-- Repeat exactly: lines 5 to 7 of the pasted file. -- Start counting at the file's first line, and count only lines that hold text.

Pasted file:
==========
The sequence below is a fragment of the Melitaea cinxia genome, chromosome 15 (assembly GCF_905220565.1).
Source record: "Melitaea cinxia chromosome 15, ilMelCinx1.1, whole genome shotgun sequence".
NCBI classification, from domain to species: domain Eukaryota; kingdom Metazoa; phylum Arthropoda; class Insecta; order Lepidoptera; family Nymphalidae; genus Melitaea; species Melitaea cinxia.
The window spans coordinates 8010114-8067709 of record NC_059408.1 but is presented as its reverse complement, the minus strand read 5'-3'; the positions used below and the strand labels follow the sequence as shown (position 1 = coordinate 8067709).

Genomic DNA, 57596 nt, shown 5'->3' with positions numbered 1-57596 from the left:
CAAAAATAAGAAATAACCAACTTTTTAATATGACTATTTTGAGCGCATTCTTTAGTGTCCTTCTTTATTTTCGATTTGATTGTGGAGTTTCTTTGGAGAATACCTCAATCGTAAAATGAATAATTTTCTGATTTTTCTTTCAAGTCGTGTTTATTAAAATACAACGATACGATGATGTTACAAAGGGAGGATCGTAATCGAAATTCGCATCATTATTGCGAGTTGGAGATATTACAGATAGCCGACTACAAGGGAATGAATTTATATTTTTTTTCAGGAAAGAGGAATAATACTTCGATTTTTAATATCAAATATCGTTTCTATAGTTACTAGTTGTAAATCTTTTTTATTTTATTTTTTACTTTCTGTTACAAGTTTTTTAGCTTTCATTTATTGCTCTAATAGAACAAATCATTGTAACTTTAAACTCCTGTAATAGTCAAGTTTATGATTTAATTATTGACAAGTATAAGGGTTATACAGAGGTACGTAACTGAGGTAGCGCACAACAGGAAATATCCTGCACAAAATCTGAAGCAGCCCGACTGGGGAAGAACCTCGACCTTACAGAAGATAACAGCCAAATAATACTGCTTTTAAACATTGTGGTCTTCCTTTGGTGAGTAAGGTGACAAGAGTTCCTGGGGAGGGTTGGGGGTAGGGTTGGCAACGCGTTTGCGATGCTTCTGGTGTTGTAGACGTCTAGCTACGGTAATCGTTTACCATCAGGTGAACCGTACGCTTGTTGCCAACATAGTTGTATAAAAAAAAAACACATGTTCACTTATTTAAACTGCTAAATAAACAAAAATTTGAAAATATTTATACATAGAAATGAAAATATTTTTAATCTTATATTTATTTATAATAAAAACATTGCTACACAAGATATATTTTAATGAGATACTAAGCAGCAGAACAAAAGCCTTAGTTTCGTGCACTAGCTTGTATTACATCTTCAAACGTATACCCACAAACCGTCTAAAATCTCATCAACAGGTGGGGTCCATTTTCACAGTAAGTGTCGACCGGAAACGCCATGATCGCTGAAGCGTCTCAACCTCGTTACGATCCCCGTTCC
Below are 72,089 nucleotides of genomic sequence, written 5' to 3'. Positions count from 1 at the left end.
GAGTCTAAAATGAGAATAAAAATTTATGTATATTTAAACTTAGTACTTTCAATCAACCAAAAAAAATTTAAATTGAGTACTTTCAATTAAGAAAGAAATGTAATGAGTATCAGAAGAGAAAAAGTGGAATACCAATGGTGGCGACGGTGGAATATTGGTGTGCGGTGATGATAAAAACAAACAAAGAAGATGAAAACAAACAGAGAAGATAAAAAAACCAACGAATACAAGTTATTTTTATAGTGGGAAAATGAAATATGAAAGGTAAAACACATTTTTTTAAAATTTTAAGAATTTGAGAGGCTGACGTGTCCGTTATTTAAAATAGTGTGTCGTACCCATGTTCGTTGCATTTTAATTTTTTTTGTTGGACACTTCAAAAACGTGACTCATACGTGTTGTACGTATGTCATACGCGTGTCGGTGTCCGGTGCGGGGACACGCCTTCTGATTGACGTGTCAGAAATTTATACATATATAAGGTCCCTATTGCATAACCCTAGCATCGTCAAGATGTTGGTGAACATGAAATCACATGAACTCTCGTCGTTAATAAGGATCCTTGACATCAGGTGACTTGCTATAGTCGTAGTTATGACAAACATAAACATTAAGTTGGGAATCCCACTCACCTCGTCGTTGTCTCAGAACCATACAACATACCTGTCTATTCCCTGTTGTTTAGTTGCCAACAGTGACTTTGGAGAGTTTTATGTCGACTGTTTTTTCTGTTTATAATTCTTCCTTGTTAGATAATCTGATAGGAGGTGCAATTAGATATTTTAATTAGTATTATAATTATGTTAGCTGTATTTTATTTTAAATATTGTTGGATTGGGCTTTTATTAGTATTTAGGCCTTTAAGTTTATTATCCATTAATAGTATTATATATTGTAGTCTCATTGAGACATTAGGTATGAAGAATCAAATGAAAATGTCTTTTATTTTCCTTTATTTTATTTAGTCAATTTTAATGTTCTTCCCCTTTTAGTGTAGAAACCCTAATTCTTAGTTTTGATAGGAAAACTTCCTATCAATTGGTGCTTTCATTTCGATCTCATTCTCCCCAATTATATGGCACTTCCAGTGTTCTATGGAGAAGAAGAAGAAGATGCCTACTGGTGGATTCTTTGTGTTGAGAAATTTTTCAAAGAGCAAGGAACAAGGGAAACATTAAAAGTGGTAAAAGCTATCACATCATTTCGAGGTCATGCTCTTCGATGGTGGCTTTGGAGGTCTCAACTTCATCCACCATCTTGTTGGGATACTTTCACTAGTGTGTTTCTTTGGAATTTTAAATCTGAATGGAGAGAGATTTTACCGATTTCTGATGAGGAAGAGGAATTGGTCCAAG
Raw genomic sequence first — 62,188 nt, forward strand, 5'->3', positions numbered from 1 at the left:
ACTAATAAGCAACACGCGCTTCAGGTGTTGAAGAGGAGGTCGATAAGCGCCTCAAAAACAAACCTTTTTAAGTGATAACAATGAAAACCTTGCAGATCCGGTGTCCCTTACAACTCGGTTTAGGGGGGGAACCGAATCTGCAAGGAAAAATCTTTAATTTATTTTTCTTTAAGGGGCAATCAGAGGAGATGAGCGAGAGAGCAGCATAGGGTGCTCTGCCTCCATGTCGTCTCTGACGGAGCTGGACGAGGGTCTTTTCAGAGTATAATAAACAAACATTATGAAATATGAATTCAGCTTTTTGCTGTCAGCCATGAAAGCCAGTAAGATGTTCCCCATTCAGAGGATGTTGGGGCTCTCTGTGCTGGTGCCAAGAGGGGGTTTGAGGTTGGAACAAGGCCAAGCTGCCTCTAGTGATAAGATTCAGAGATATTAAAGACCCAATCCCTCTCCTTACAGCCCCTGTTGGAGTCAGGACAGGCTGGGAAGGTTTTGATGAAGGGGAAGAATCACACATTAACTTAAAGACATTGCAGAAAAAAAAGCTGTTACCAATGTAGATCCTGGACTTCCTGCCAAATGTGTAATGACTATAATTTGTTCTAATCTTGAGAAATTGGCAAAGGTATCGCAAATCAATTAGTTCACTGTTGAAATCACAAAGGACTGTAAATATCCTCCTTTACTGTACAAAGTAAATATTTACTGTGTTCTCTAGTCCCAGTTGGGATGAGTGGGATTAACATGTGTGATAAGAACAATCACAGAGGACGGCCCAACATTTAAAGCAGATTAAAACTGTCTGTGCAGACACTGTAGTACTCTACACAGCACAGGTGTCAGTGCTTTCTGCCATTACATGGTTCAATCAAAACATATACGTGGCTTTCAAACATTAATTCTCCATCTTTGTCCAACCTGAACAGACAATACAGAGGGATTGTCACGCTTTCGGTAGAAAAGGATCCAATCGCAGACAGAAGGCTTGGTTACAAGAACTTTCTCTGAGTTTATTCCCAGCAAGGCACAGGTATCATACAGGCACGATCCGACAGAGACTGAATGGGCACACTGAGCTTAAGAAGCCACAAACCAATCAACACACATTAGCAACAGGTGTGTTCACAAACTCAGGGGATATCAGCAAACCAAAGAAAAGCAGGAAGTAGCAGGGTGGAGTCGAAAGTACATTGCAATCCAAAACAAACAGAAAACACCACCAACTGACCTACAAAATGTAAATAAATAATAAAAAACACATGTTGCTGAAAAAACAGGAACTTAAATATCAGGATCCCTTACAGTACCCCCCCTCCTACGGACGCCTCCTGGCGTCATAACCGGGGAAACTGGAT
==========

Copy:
Genomic DNA, 57596 nt, shown 5'->3' with positions numbered 1-57596 from the left:
CAAAAATAAGAAATAACCAACTTTTTAATATGACTATTTTGAGCGCATTCTTTAGTGTCCTTCTTTATTTTCGATTTGATTGTGGAGTTTCTTTGGAGAATACCTCAATCGTAAAATGAATAATTTTCTGATTTTTCTTTCAAGTCGTGTTTATTAAAATACAACGATACGATGATGTTACAAAGGGAGGATCGTAATCGAAATTCGCATCATTATTGCGAGTTGGAGATATTACAGATAGCCGACTACAAGGGAATGAATTTATATTTTTTTTCAGGAAAGAGGAATAATACTTCGATTTTTAATATCAAATATCGTTTCTATAGTTACTAGTTGTAAATCTTTTTTATTTTATTTTTTACTTTCTGTTACAAGTTTTTTAGCTTTCATTTATTGCTCTAATAGAACAAATCATTGTAACTTTAAACTCCTGTAATAGTCAAGTTTATGATTTAATTATTGACAAGTATAAGGGTTATACAGAGGTACGTAACTGAGGTAGCGCACAACAGGAAATATCCTGCACAAAATCTGAAGCAGCCCGACTGGGGAAGAACCTCGACCTTACAGAAGATAACAGCCAAATAATACTGCTTTTAAACATTGTGGTCTTCCTTTGGTGAGTAAGGTGACAAGAGTTCCTGGGGAGGGTTGGGGGTAGGGTTGGCAACGCGTTTGCGATGCTTCTGGTGTTGTAGACGTCTAGCTACGGTAATCGTTTACCATCAGGTGAACCGTACGCTTGTTGCCAACATAGTTGTATAAAAAAAAAACACATGTTCACTTATTTAAACTGCTAAATAAACAAAAATTTGAAAATATTTATACATAGAAATGAAAATATTTTTAATCTTATATTTATTTATAATAAAAACATTGCTACACAAGATATATTTTAATGAGATACTAAGCAGCAGAACAAAAGCCTTAGTTTCGTGCACTAGCTTGTATTACATCTTCAAACGTATACCCACAAACCGTCTAAAATCTCATCAACAGGTGGGGTCCATTTTCACAGTAAGTGTCGACCGGAAACGCCATGATCGCTGAAGCGTCTCAACCTCGTTACGATCCCCGTTCC
Below are 72,089 nucleotides of genomic sequence, written 5' to 3'. Positions count from 1 at the left end.